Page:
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Benzodiazepine Toxicity Workup

  • Author: Chip Gresham, MD, FACEM; Chief Editor: Asim Tarabar, MD  more...
 
Updated: Apr 29, 2016
 

Approach Considerations

Overall, the laboratory detection of benzodiazepines (BZDs) depends upon the screening method used. Immunoassay screening techniques are performed most commonly and typically detect BZDs that are metabolized to desmethyldiazepam or oxazepam; thus, a negative screening result does not rule out the presence of a BZD. Qualitative screening of urine or blood may be performed but rarely influences treatment decisions and has no impact on immediate clinical care.

Tests and procedures depend on the presentation, as follows:

  • Obtain a blood glucose level immediately if the patient has an altered mental status
  • Obtain an arterial blood gas (ABG) if respiratory depression is present
  • Obtain an electrocardiogram (ECG) to evaluate for co-ingestants, particularly cyclic antidepressants
  • Obtain a chest radiograph if respiratory compromise is present
  • Obtain a pregnancy test in women of childbearing age

In patients with an intentional overdose, measure the following:

  • Serum electrolytes
  • Glucose
  • blood urea nitrogen (BUN)
  • Creatinine clearance
  • Ethanol
  • Acetaminophen level
 
 
Contributor Information and Disclosures
Author

Chip Gresham, MD, FACEM Emergency Medicine Physician and Medical Toxicologist, Department of Emergency Medicine, Clinical Director of Medication Safety, Middlemore Hospital; Senior Lecturer, Auckland University Medical School, New Zealand

Chip Gresham, MD, FACEM is a member of the following medical societies: American College of Emergency Physicians, American College of Medical Toxicology, Society for Academic Emergency Medicine, Emergency Medicine Residents' Association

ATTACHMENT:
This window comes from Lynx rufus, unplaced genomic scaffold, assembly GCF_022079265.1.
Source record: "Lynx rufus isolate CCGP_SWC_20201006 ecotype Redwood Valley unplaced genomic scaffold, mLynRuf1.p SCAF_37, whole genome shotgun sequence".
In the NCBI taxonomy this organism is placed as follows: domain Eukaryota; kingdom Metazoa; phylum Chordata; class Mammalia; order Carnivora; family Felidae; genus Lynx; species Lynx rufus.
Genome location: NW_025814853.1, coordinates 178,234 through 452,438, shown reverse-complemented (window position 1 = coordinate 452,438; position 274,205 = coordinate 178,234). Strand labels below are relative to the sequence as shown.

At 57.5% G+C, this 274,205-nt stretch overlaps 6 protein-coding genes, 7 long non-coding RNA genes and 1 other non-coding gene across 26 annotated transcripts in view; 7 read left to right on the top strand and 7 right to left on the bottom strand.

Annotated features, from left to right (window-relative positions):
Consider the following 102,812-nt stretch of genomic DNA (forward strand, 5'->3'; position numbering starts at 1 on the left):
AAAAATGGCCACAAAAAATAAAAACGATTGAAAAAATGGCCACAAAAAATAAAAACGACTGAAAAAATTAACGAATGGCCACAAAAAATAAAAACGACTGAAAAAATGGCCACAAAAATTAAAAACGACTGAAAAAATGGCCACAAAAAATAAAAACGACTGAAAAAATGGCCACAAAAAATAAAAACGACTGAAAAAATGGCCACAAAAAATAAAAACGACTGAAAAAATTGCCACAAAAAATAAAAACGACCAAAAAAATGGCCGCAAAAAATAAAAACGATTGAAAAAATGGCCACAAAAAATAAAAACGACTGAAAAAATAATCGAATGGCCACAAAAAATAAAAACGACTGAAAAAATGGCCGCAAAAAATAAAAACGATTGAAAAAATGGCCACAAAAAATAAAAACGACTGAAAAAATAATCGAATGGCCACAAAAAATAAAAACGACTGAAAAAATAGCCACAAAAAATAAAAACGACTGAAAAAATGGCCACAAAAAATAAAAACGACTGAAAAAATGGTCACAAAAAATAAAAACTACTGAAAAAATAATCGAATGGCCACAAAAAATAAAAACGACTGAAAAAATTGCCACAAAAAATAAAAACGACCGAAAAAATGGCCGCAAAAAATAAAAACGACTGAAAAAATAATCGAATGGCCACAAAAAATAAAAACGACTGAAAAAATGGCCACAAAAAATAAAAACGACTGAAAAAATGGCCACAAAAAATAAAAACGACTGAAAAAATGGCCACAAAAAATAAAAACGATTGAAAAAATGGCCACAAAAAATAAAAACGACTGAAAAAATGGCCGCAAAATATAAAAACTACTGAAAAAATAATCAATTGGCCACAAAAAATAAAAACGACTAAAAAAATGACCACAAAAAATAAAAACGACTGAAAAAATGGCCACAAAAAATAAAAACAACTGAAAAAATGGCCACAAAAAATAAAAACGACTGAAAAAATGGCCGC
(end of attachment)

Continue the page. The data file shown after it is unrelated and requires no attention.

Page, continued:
Disclosure: Nothing to disclose.

Chief Editor

Asim Tarabar, MD Assistant Professor, Director, Medical Toxicology, Department of Emergency Medicine, Yale University School of Medicine; Consulting Staff, Department of Emergency Medicine, Yale-New Haven Hospital

Disclosure: Nothing to disclose.

Acknowledgements

Michael J Burns, MD Instructor, Department of Emergency Medicine, Harvard University Medical School, Beth Israel Deaconess Medical Center

Michael J Burns, MD is a member of the following medical societies: American Academy of Clinical Toxicology, American College of Emergency Physicians, American College of Medical Toxicology, and Society for Academic Emergency Medicine

Disclosure: Nothing to disclose.

David C Lee, MD Research Director, Department of Emergency Medicine, Associate Professor, North Shore University Hospital and New York University Medical School

David C Lee, MD is a member of the following medical societies: American Academy of Emergency Medicine, American College of Emergency Physicians, American College of Medical Toxicology, and Society for Academic Emergency Medicine

Disclosure: Nothing to disclose.

Robin Mantooth, MD, FACEP Assistant Medical Director, Department of Emergency Medicine, Norman Regional Health System; Adjunct Clinical Assistant Professor of Family Medicine, Oklahoma State University; Consulting Staff, Department of Emergency Medicine, Integris Southwest Medical Center, Oklahoma University Medical Center, Integris Canadian Valley Health Center, Saint Anthony Hospital, Commanche County Medical Center, Claremore Medical Center, and Oklahoma Heart Hospital

Robin Mantooth, MD, FACEP is a member of the following medical societies: American College of Emergency Physicians and Christian Medical & Dental Society

Disclosure: Nothing to disclose.

John T VanDeVoort, PharmD Regional Director of Pharmacy, Sacred Heart and St Joseph's Hospitals

John T VanDeVoort, PharmD is a member of the following medical societies: American Society of Health-System Pharmacists

Disclosure: Nothing to disclose.

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